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AMERICAN POSTAL WORKERS UNION v. USPS

August 23, 1993

AMERICAN POSTAL WORKERS UNION, AFL-CIO, Plaintiff,
v.
UNITED STATES POSTAL SERVICE, Defendant.



The opinion of the court was delivered by: JOHN H. PRATT

 In this action, plaintiff seeks to enforce an arbitration award settling an employment dispute between the United States Postal Service and one of its employees, Barbara Miller. Currently before the Court are defendant's Motion to Dismiss or for Summary Judgment and plaintiff's Motion for Summary Judgment, the oppositions, and the replies thereto. For the reasons given below, we grant defendant's motion and deny plaintiff's motion.

 I. Background

 This case concerns an arbitration decision entered on January 16, 1992. The parties are in disagreement over the terms of that decision and the actions this Court may take in enforcing that decision.

 The following facts are not in dispute. Plaintiff American Postal Workers Union ("APWU") and defendant United States Postal Service ("USPS") are parties to a Collective Bargaining Agreement ("Agreement") which establishes the terms and conditions of employment for USPS employees belonging to the APWU. That Agreement also establishes a four-step grievance procedure leading to arbitration before a neutral arbitrator in the event of employment disputes. Article 15, Section 4.46 of the Agreement provides that "all decisions of an arbitrator will be final and binding." See Plaintiff's Statement of Material Facts As To Which There Is No Genuine Issue ("Pl's Statement") P 6.

 On January 29, 1991, the USPS placed postal clerk Barbara Miller on administrative leave after suspecting that Ms. Miller had misappropriated postal funds. An investigation of the possible misappropriation was conducted by the U.S. Postal Service Inspection Service. Based on the Inspection Service's findings that Ms. Miller had, in fact, misappropriated postal funds on six different occasions, the USPS terminated Ms. Miller's employment on April 5, 1991.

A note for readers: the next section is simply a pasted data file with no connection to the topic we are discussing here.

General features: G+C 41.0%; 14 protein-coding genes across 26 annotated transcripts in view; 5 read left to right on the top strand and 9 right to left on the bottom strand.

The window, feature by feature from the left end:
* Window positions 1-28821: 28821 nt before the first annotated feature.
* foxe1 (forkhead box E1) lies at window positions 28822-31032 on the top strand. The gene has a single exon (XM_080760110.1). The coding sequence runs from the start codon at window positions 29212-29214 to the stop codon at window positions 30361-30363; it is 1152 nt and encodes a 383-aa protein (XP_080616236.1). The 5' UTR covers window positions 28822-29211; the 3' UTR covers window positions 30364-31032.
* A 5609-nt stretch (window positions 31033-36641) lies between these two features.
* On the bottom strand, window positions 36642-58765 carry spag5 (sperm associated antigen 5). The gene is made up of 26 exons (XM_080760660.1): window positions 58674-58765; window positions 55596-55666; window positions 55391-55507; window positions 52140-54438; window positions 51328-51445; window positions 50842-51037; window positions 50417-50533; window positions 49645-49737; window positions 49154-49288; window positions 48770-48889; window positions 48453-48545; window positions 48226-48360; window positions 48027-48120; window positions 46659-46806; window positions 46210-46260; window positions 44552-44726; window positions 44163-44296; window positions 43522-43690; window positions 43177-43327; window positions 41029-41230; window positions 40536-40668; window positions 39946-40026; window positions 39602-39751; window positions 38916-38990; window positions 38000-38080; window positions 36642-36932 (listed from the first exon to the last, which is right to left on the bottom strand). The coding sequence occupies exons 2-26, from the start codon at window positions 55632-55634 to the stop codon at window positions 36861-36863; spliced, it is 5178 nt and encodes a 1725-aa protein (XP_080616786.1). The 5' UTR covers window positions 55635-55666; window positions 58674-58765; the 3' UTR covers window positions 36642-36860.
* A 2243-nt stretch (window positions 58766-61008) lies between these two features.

The APWU filed a grievance on behalf of Ms. Miller, challenging both defendant's placement of Ms. Miller on administrative leave and termination of her employment. Plaintiff APWU contested the termination on the grounds that USPS, in relying on the Inspection Services findings, had failed to make the requisite independent investigation involving an interview with Ms. Miller. The grievance proceeded to hearings before Arbitrator Charlotte Gold on October 16, 1991 and January 13, 1992.

 In a decision issued January 16, 1992, Case No. S7C-3D-D 38401, Arbitrator Gold sustained plaintiff's grievance, finding that an extensive body of arbitral decisions in the Postal Service holds that

 
reliance solely on the Inspection Service's Memorandum is a violation of the just cause principle. *fn1" Just cause for discipline is a basic requirement of the National Agreement and Arbitrators have found that the failure to abide by this important principle constitutes grounds for overturning discipline. . . .
 
Where such a lapse occurs, a dispute such as this is decided purely on procedural grounds and the Arbitrator never reaches the merits of the case (in this instance, the question of whether the Grievant was responsible for misappropriating Postal funds). It goes without saying that under these circumstances, a less than meritorious grievance may well be sustained and an employee who does not deserve to be retained by the Postal Service is returned to work. That is the inevitable outcome, however, where fundamental rights are not provided.
 
Because Management did not act with just cause in this instance, the Grievant shall be returned to work with full backpay and all other rights restored.

 Def. Exh. 1 at 6-7.

 Following the Arbitrator's decision, the USPS sought to process the backpay award and to correct the procedural errors identified by the Arbitrator. Ms. Miller was told to report to her supervisor for a predisciplinary interview on March 2, 1992. After Ms. Miller failed to appear for that interview, the USPS sent her a second Notice of Removal, effective April 18, 1992. The second notice provided two reasons for the termination: the first was identical to the charges of misappropriation of funds listed in the former notice of termination, and the second was Ms. Miller's failure to appear at the March 2, 1992 interview.

 Plaintiff filed a grievance on April 7, 1992, challenging Ms. Miller's second Notice of Removal on the grounds that the January 1992 arbitration award precluded defendant from again attempting to terminate plaintiff's employment. That grievance is pending for disposition at the national level and has not yet been ...


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